Governments around the world are taking steps to slow the pace of global warming. In the report titled Hong Kong’s Climate Action Plan 2030+, a 70 per cent reduction in carbon intensity by the year 2030 was set. Achieving this ambitious target will require a major change in behaviour at both the corporate and individual levels.
Tourism is one of Hong Kong’s pillar industries, and the 280-plus hotels play an important role in Hong Kong’s success, both as an international business and tourism hub, and as a regional leader in green hospitality.
To assess how ready the industry is for a future green economy, The Education University of Hong Kong (EdUHK) conducted a research study from 2016 to 2018, involving 21 hotels and two guesthouses. Dr Margarita Pavlova, Associate Professor at the Department of International Education and project leader, said the study also examined the level of “green skills” among the workforce, which is often forgotten in policy blueprints, and the partnerships that are needed for change.
The research found that staff induction programmes rarely included environmental training. Only one hotel offered a 30-minute environmental literacy class. The lack of relevant training exacerbates barriers to adopting green practices. However, some progress is being made, especially in establishing management systems for sustainability, many of them led by international hotel chains implementing corporate policies. There are also creative solutions; Dr Pavlova cited one hotel which has an aquaponics system for growing herbs.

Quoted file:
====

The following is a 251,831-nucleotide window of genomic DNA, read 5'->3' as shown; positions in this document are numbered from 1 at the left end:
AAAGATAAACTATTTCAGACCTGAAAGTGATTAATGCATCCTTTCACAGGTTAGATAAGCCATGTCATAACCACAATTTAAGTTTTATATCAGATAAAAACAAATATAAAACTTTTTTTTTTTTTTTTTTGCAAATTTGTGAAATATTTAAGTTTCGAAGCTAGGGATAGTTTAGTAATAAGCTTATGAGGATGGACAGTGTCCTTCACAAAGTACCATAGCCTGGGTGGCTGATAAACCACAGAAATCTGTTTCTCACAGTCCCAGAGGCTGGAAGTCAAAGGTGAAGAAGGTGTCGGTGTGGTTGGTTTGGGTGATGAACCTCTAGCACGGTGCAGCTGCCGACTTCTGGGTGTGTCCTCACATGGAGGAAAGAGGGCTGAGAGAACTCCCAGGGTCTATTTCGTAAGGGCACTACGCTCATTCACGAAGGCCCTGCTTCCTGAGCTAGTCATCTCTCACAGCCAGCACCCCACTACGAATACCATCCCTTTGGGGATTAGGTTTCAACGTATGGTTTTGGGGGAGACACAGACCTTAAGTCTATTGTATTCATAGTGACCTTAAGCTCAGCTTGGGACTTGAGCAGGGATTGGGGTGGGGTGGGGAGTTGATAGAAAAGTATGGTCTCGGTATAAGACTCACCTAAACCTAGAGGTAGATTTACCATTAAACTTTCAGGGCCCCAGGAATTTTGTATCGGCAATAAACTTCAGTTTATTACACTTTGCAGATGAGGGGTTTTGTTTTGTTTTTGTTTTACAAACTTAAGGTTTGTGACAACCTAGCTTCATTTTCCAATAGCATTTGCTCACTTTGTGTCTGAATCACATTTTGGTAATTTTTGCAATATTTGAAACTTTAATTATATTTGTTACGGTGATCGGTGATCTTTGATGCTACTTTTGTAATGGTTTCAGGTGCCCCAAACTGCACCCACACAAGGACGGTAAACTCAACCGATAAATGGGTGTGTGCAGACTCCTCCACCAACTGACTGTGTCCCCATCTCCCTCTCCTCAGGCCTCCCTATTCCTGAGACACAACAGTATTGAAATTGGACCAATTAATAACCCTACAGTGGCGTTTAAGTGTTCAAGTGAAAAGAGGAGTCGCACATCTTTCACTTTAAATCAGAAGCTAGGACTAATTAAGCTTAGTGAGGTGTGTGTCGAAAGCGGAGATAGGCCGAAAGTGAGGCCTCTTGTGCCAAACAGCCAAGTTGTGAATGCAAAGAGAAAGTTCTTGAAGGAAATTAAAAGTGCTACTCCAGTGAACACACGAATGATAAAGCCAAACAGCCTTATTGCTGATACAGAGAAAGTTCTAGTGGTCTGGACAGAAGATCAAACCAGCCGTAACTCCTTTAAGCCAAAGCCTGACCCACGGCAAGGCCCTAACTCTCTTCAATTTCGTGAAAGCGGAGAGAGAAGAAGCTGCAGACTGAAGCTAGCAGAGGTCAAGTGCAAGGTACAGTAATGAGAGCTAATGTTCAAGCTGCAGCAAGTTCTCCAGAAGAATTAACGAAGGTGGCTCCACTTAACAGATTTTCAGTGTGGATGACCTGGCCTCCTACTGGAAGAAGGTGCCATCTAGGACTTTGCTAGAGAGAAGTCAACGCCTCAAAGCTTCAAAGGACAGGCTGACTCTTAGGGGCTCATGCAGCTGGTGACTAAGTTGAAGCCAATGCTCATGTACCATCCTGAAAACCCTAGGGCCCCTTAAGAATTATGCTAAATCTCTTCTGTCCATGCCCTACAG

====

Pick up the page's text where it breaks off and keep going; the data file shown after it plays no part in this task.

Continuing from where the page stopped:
Joining hands to scale up sustainability
Through interviews, the research revealed areas in which the Government could work with the industry, such as developing hotel-specific green standards and guidelines, and a system for measuring sustainability. Other agencies, such as the Hong Kong Tourism Board, could create a “green travel advisor” and green awards, while the Environment Protection Department could increase recycling, building on the success of the Glass Container Recycling Programme for the Hotel Sector.
Internally, hotels need to adopt more systemic approaches for identifying and implementing a green pathway. This involves embracing technology and new management systems, as well as training. Best practices involve leadership and bottom-up engagement, supported by instruments such as green self-assessment and quality training materials for staff; and activities to promote a green culture. Dr Pavlova suggested that training should be provided at all levels of hotel operations. Interviewees also affirmed that the technical and vocational education and training (TVET) sector and higher education sector could be active partners.
While managers need to address day-to-day issues, such as waste management and energy efficiency, they should also prepare for a green future. Partnerships with external parties could provide much-needed impetus, and if the Government aims to reach its targets, it needs to be proactive in facilitating this transition.
Activities identified for the education sector to support:
• Providing training programmes and teaching materials for developing green skills
• Supporting applied research on sustainable operations and procurement
• Promoting innovation through spin-off companies that support the green economy
• Working creatively with the local community to recycle hotel consumables and to cultivate environmental awareness
• Piloting green hotel operations and developing a model green hotel
• Developing publicity for a “green guest experience in Hong Kong”